Tuesday, December 03, 2019

The Lost Dutchman and The Lost Dutchman’s Mine






Sorting out fact from fiction is the great challenge for anyone interested in searching for the Lost Dutchman’s Mine.

There was a Jacob Waltz, “the Dutchman.”  Waltz (sometimes spelled Walz) was born in Germany around 1810, and immigrated to America in 1839.  Waltz arrived in New York City, but quickly made his way to goldfields in North Carolina and Georgia. Waltz did not strike it rich in either North Carolina or Georgia, but he learned a valuable lesson, that he had to be a citizen of the United States in order to stake a claim.  Waltz filed a letter of intent to become a citizen on November 12, 1848, at the Adams County Courthouse in Natchez, Mississippi.

Gold was discovered in the newly annexed territory of California in 1849. The California fields eclipsed the gold fields of the East, and Waltz, like every other prospector, headed west.

Waltz arrived in California in 1850. His name appears in California census records. Waltz worked as a miner in California for eleven years. On July 19, 1861, in the Los Angeles County Courthouse, Jacob Waltz became a naturalized citizen of the United States.

Waltz left California in 1863, with a group of prospectors bound for the Bradshaw Mountains of Arizona Territory. Waltz’s name appears on a mining claim filed in Prescott, Arizona Territory, on September 21, 1863. His name also appears on a special territorial census in 1864.  Waltz mined in the Bradshaw Mountain area between 1863 -1867.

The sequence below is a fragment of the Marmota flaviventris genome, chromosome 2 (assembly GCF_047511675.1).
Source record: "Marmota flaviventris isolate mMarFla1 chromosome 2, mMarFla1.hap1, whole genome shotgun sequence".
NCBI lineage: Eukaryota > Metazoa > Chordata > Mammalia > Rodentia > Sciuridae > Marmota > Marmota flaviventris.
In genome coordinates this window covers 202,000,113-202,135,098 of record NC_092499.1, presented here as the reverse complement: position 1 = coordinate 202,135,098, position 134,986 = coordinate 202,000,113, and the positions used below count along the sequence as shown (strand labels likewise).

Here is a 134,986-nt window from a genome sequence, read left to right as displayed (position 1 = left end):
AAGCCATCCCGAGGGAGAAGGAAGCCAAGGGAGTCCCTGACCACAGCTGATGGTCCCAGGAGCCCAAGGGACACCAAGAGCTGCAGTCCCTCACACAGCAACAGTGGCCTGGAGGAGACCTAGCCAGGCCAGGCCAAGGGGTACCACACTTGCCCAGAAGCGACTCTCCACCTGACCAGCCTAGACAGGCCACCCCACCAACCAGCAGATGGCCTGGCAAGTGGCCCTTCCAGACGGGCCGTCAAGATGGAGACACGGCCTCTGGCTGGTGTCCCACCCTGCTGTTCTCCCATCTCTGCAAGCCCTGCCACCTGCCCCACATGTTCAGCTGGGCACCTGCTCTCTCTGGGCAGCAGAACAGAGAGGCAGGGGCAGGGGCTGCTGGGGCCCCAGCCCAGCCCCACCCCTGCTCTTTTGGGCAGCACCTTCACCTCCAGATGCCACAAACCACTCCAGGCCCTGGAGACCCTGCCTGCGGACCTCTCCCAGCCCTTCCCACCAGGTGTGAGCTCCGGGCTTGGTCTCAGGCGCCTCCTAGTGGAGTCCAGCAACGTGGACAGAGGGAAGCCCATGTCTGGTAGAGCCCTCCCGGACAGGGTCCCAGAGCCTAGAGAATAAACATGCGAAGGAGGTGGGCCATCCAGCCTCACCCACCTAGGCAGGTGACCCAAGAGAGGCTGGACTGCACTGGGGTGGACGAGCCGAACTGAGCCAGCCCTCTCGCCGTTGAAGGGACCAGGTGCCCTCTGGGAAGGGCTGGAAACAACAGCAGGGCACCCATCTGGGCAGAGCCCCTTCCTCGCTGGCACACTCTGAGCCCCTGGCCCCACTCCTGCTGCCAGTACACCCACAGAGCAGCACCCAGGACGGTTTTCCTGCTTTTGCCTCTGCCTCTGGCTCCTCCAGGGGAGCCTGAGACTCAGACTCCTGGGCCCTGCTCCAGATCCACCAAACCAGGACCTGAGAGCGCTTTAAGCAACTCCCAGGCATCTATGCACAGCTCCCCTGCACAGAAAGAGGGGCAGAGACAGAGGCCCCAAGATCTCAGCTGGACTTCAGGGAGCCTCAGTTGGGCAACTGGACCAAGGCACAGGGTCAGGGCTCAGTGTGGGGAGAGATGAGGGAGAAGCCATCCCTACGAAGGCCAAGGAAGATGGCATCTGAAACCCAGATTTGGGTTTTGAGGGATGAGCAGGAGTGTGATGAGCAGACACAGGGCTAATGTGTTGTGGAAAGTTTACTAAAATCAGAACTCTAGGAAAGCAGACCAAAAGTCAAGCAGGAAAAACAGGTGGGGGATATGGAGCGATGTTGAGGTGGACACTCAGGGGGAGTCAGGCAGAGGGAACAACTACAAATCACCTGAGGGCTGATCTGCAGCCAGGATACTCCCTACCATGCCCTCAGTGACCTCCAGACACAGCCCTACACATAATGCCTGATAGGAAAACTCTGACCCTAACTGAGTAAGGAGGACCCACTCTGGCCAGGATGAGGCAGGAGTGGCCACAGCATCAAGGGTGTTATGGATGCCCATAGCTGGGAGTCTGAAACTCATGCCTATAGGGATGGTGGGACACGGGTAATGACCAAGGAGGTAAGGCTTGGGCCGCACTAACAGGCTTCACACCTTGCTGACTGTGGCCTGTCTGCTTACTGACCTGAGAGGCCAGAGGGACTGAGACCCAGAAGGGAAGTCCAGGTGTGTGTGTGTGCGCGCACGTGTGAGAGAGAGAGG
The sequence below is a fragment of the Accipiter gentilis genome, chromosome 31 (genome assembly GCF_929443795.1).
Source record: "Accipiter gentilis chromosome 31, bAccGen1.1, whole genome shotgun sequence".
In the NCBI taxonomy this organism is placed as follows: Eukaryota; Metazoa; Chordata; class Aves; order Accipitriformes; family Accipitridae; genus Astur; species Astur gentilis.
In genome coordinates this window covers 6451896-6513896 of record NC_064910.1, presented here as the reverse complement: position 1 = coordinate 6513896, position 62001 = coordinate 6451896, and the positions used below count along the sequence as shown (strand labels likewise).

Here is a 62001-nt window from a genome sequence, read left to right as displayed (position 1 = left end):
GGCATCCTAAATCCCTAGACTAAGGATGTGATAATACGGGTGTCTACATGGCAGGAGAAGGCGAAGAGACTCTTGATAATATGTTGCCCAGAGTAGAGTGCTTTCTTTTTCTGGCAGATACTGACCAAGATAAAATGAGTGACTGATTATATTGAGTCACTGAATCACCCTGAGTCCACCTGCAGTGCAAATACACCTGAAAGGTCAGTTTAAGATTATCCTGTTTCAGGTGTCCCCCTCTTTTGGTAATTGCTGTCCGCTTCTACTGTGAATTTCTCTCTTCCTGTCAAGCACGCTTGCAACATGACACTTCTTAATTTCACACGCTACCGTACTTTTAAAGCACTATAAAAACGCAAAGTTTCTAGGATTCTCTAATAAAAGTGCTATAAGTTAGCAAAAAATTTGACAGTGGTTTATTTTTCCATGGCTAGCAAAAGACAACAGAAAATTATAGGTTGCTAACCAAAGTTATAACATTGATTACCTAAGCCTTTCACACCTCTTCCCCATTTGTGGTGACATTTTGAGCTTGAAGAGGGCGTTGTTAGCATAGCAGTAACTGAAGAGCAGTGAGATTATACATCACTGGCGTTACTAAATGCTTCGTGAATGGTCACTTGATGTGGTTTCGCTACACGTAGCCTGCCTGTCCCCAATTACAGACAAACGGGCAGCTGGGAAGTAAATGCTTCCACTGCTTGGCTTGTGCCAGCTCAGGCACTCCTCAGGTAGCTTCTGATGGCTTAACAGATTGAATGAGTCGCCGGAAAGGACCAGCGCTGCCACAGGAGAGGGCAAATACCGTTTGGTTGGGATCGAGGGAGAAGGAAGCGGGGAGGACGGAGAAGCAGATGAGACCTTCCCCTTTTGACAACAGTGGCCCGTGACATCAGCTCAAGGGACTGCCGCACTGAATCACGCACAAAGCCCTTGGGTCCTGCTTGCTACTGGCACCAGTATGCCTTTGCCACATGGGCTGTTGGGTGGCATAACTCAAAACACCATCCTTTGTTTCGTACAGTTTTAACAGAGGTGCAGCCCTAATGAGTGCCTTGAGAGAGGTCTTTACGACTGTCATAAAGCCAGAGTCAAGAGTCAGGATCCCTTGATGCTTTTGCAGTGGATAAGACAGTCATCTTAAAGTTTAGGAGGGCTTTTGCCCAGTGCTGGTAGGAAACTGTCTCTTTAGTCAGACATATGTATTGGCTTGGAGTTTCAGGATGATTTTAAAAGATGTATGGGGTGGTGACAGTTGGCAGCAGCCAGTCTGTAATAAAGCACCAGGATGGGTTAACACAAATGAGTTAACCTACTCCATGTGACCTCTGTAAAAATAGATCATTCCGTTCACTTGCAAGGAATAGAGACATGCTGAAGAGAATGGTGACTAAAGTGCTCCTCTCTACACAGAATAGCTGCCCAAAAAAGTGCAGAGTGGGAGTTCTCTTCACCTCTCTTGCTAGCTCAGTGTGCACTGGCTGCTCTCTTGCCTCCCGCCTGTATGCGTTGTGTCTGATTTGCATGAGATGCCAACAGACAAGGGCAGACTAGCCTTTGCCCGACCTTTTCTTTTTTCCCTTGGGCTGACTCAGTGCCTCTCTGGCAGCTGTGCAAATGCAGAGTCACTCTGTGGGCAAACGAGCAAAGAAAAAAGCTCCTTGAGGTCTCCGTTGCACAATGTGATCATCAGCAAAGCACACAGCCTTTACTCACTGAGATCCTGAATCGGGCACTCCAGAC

Waltz moved to the Salt River Valley (an area near Phoenix and the Superstition Mountains) in 1868.  He filed a homestead claim on one hundred and sixty acres of land on the north bank of the Salt River. It was now that Waltz began his trips into the mountains surrounding the Salt River Valley.  Did Waltz discover a rich gold mine or cache on one of these prospecting trips? Witnesses who knew Waltz, say Waltz prospected every winter between 1868 -1886. Waltz died in Phoenix, Arizona Territory, on October 25, 1891, in the home of Julia Thomas. Waltz gave Julia Thomas clues to the location of a mine on his deathbed.  Waltz is buried in the Pioneer Cemetery, in downtown Phoenix.






Arizona’s Superstition Mountains are mysterious, forbidding, and dangerous.  The Superstitions are said to have claimed over five hundred lives.  What were these people looking for?  Is it possible that these mountains hide a vast treasure?  Is it possible that UFOs land here?  Is it possible that in these mountains there is a door leading to the great underground city of the Lizard Men?  Join us as we explore the history of the:  Legends of the Superstition Mountains.